If year after year, Maharashtra has been leading in rural sanitation at the national level, the credit entirely goes to the Water Supply and Sanitation department of the Government of Maharashtra for their innovative “Sant Gadge Baba Gram Swachata Abhiyan” or the Village Cleanliness Campaign launched in May 2000. The campaign which began as a community initiative has taken a competitive edge with villages attempting to excel and bag the highest award in various categories.
Inspired by Sant Gadge Baba, one of the early exponents of cleanliness, the campaign has led village panchayats and village organisations in rural Maharashtra to create a clean environment. One of the early officials who played a crucial role in the rural cleanliness campaign, S.D. Thakre, Secretary-Special Projects and Administrative Services, Government of Maharashtra, said, “Baba had a unique way of preaching cleanliness. He used to go from house to house collecting their garbage as alms and converting it to rich manure.”
The challenge was not just to clean up the village build toilets, drains and access roads, but also to see that the village stayed clean.
The Abhiyan offers handsome prize money to villages that emerge on top at the block, district, division and state levels after stages of assessment. The department has set elaborate guidelines that are to be adhered to and five tier assessment committees consisting of non-officials, officials, journalists and voluntary organizations assess the gram panchayats in the state.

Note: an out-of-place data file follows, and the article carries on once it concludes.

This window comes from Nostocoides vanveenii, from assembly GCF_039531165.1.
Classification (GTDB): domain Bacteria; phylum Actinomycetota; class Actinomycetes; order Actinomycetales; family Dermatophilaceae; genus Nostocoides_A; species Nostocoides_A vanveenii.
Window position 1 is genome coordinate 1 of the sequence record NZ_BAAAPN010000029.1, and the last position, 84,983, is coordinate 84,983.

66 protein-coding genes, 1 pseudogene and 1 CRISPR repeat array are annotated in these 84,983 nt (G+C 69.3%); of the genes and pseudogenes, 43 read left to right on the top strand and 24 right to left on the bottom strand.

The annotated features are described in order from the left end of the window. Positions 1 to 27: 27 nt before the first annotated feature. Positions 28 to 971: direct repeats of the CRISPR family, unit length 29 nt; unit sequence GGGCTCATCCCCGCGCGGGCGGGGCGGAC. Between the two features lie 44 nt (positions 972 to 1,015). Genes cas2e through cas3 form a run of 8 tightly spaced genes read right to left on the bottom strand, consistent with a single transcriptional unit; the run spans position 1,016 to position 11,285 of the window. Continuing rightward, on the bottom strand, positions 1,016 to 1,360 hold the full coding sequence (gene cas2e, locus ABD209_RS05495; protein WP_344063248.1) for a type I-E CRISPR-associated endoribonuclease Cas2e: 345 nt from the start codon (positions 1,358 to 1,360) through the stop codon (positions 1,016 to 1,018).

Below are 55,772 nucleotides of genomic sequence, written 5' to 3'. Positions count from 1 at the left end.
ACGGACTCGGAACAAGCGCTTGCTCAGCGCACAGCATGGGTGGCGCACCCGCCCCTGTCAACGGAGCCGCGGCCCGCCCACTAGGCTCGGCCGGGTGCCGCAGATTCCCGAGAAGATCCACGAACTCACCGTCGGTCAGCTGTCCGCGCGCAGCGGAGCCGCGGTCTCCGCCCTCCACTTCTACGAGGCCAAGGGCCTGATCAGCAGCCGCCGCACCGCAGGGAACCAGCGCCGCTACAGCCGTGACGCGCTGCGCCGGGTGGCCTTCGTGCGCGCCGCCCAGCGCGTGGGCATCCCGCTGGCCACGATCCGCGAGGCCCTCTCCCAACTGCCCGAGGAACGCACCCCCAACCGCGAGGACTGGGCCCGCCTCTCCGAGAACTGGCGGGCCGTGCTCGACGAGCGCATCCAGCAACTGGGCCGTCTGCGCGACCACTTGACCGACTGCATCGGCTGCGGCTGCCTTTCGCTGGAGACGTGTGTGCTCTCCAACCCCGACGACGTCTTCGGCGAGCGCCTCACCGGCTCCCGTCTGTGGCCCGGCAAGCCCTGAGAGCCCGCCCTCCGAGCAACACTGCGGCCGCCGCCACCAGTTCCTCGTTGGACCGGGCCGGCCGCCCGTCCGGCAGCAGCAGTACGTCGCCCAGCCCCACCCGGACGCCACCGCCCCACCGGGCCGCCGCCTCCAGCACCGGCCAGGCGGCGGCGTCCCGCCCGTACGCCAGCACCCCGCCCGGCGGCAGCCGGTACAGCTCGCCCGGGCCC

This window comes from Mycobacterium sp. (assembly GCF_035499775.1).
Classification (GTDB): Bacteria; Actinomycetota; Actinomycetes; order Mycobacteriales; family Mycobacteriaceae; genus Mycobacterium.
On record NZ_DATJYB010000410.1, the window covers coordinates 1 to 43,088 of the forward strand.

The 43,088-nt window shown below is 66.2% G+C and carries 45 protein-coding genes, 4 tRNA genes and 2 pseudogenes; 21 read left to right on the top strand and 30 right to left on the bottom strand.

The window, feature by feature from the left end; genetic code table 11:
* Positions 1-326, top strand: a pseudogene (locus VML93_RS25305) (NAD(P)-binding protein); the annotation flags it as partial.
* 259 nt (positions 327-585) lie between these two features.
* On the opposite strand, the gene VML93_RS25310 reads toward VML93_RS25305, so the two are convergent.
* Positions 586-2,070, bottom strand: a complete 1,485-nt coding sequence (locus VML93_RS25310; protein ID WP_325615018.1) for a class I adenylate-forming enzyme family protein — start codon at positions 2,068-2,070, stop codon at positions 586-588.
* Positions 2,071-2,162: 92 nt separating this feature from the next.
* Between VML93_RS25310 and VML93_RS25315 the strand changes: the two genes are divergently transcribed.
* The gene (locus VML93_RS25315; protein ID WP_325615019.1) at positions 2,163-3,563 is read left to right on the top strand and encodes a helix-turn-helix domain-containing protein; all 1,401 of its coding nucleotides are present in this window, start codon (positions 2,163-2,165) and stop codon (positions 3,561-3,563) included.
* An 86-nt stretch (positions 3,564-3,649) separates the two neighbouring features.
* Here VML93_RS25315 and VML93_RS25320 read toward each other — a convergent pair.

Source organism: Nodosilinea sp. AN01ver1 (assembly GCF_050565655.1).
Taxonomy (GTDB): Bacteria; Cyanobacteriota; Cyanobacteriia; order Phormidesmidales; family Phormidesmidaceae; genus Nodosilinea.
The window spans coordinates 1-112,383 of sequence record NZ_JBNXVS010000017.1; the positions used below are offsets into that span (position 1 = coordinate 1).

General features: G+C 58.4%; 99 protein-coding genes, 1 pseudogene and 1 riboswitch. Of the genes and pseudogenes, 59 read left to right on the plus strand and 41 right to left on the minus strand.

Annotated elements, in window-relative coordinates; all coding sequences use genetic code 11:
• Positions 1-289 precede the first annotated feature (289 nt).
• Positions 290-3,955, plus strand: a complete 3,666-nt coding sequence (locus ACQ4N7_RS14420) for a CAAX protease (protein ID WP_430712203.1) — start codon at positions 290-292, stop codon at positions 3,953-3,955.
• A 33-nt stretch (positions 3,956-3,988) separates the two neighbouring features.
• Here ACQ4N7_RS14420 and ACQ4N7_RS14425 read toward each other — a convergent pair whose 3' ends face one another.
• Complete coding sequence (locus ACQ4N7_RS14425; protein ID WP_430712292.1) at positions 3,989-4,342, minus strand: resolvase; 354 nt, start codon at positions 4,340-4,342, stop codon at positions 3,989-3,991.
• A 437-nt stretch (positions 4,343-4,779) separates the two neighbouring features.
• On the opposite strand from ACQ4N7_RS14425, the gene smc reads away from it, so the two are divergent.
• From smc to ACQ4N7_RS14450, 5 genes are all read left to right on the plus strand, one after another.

“The government gives prizes worth
र 7 crores every year for all the competitions. However, it has motivated rural masses to such an extent that the total internal resources mobilized by the village communities in the last three years of the competition are estimated to be around र 800 crores.” The prize money is required to be utilised only for the community development activities in the village.
In Maharashtra, of the 1.7 million toilets constructed between 1997-2000, only about 50% were being used for the intended purpose. In short, filth, open defecation and blocked open gutters accompanied by rampant growth of flies and mosquitoes were normal scenes in rural Maharashtra. ‘Sanitation’ was not perceived as a ‘popular’ subject and had no political patronage.
But the cleanliness campaign achieved “what laws could not achieve for years; reduced epidemics and water related diseases; did away with many social taboos; encouraged women to come out from the confines of their house; and strengthen the community spirit among the villages.
Like in the previous years, Maharashtra this year too has over 3000 villages winning the Nirmal Gram Puraskar at the national level. “The response to the scheme at the village level was instant and with proper guidance villagers have been able to achieve overwhelming results in the name of competition. No village today wants to be left behind in sanitation. If one village is adopting something new, the nearing village is quick to implement the same in order to bag the award,” added Thakre.